Farmersville proposes rate increase on city trash

Compliance with state law and annual rate increase with Mid Valley Disposal reasons for hike in ratepayer bill

FARMERSVILLE – Residents of Farmersville are facing a hike in their trash utility bill, after city council moved forward with the proposed rate increases, the approval of a contract amendment with Mid Valley Disposal (MVD) and a timeline for the Prop. 218 hearing process.

In accordance with state law, residents will be given an opportunity to voice their opinion on the matter. Prop. 218 allows for a protest hearing—tentatively scheduled for April 12—for which notices will be going out to residents and customers. A 50%-and-1 collection of Farmersville ratepayers signatures is required to overturn the proposed rate increase.

The rate increases bring Farmersville’s current single family unit monthly trash rate from $22.63 to $28.44 by July 2025 through yearly increases of under $1.50, totalling a little more than a 20% increase over a five-year period. The rates are identical for multi-family units and small businesses, with additional can rates going from the current $14.71/month to $18.72/month by July 2025.

Farmersville city councilman Greg Gomez said it’s never easy to raise any utility rates, especially in light of the additional burden it places on families during the coronavirus pandemic.

“The bottom line is that we have to look out for the fiscal well being of the city,” Gomez said. “That’s why we got elected, in order to make those tough decisions.”

Gomez said the city’s enterprise fund for trash service has been losing funding for quite some time already. The annual percentage increase was included in the city’s agreement with MVD, but lacks a mechanism that passes that increase along to the ratepayers.

“And so it’s necessary every so often, to kind of true that up in order to keep that fund solvent,” Gomez said. “So that’s what brings us to this point of having to raise trash rates.”

The city’s contract amendment with MVD redirects phone traffic with service requests and inquiries directly to MVD, rather than the city fulfilling the role of middleman between the customer and MVD. This comes as a result of SB 1383—signed into law by Governor Jerry Brown in 2016—which mandates achieving a 50% reduction in the level of statewide disposal of organic waste by 2020 and a 75% reduction by 2025.

Steve Huntley, director of finance and administration for the City of Farmersville, said MVD is much better prepared to help customers rather than city hall staff that are trained for financial functions, and aren’t ideally the people that should be fielding questions about specific recycling and solid waste compliance and program questions.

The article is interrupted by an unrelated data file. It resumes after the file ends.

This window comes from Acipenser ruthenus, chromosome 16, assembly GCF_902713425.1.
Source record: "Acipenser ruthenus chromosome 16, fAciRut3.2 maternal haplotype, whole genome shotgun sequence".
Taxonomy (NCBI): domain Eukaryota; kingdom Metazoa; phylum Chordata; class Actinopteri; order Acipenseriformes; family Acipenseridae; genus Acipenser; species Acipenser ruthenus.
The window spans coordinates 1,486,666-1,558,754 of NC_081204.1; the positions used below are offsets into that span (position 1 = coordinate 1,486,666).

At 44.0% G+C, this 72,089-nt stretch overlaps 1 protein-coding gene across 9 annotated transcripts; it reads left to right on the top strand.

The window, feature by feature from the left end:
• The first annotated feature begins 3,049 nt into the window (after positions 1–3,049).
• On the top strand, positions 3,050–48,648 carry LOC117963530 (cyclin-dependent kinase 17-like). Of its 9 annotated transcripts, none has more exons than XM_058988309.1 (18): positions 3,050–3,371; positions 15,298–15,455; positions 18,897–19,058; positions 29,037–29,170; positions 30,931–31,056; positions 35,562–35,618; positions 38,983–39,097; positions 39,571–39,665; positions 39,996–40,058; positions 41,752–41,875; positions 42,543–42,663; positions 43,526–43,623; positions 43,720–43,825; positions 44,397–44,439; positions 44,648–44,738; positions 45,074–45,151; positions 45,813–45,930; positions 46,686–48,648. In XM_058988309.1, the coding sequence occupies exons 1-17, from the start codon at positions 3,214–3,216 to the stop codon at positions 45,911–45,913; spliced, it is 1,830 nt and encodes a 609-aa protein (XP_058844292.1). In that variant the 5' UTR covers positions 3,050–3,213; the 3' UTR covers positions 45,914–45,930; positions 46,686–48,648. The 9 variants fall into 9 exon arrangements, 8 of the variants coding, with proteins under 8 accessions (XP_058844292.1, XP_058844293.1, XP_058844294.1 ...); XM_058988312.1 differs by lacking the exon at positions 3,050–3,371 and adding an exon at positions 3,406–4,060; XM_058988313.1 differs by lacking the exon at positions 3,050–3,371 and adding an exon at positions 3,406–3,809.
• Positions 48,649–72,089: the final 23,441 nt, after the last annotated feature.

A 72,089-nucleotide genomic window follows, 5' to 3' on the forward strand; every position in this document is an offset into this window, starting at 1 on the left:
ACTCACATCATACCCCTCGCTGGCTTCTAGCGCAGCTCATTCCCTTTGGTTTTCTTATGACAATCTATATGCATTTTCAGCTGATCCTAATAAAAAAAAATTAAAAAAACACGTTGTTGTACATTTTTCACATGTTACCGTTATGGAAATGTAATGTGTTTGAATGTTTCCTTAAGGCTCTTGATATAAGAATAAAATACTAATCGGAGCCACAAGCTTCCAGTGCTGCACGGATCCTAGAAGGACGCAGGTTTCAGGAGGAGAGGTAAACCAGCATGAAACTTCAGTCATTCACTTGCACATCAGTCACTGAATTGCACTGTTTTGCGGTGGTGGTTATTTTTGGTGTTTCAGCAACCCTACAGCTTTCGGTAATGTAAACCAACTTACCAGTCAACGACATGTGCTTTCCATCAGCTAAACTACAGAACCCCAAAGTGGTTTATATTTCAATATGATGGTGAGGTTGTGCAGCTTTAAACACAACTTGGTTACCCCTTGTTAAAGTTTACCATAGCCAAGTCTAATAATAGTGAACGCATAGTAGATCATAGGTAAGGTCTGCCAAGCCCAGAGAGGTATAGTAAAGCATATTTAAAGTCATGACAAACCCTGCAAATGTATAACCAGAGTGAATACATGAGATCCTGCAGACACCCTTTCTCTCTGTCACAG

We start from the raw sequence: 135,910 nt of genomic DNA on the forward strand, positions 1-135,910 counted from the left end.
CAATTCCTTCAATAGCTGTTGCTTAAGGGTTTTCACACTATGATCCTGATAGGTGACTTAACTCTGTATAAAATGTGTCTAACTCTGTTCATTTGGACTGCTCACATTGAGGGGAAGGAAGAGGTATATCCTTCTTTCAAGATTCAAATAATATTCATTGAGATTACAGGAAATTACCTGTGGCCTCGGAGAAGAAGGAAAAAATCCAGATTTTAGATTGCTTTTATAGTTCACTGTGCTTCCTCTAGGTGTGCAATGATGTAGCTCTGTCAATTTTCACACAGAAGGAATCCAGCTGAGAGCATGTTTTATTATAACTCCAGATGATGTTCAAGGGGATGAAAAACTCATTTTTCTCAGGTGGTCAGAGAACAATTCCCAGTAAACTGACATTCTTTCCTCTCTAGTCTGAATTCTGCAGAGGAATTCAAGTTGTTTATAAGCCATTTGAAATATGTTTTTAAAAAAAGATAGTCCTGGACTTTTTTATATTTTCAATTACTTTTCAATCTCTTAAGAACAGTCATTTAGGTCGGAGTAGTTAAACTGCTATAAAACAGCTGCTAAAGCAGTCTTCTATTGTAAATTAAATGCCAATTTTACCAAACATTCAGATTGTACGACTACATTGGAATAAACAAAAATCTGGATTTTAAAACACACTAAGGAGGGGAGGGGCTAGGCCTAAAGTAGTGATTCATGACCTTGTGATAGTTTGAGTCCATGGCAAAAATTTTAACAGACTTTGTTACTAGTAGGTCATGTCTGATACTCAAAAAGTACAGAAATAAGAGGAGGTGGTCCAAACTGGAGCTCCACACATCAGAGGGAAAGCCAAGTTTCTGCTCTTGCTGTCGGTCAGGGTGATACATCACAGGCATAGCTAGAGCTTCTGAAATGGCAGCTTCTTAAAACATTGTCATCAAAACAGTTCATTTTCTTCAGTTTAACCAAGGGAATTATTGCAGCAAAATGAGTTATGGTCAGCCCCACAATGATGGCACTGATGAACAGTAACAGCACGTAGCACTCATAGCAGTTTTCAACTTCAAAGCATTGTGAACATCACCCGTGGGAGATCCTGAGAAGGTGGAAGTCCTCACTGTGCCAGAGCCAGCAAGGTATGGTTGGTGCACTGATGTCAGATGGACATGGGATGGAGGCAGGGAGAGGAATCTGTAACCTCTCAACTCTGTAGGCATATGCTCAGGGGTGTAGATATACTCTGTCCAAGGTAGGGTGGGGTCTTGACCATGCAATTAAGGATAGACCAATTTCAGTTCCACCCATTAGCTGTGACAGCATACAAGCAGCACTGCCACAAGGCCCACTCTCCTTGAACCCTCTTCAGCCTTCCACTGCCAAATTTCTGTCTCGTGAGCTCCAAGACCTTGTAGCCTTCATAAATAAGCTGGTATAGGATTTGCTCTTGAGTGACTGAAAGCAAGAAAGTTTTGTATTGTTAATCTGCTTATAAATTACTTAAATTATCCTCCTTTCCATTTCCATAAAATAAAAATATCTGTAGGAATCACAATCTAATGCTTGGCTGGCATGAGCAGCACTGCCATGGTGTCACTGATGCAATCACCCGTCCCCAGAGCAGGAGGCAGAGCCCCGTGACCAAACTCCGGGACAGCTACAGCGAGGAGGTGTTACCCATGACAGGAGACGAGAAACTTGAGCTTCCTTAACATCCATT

“Mid Valley has been preparing for these changes for years. They are the experts in this field and are well equipped to meet the new State mandates,” Huntley said. “Several new programs and education efforts will need to be initiated and the City will work closely with Mid Valley to make sure it complies with the new state law.”

Potential programs to meet SB 1383—for which the state might start handing out noncompliance fines as early as 2022—identified in the city staff report are mandatory food waste collection programs, procure compost or renewable fuel from recycled green waste and food waste, standardized labeling of containers and more robust outreach and education requirements.

Gomez said implementing these programs to meet state mandates puts the city in a tough position.

The state issues these mandates, which really don’t come with any additional funding,” Gomez said. “And so we find ourselves in a position where the trash hauler passes the cost along to the city, and then the city is put in a situation where they have to pass on the cost to the ratepayer. In the end, it’s unfortunate that that’s the way things happen.”

Funding may be tough to obtain for Farmersville, which lacks any infrastructure for solid waste, but there are state funding sources available to meet the needs of SB 1383, primarily through cap-and-trade grants for organics recycling and edible food recovery infrastructure.

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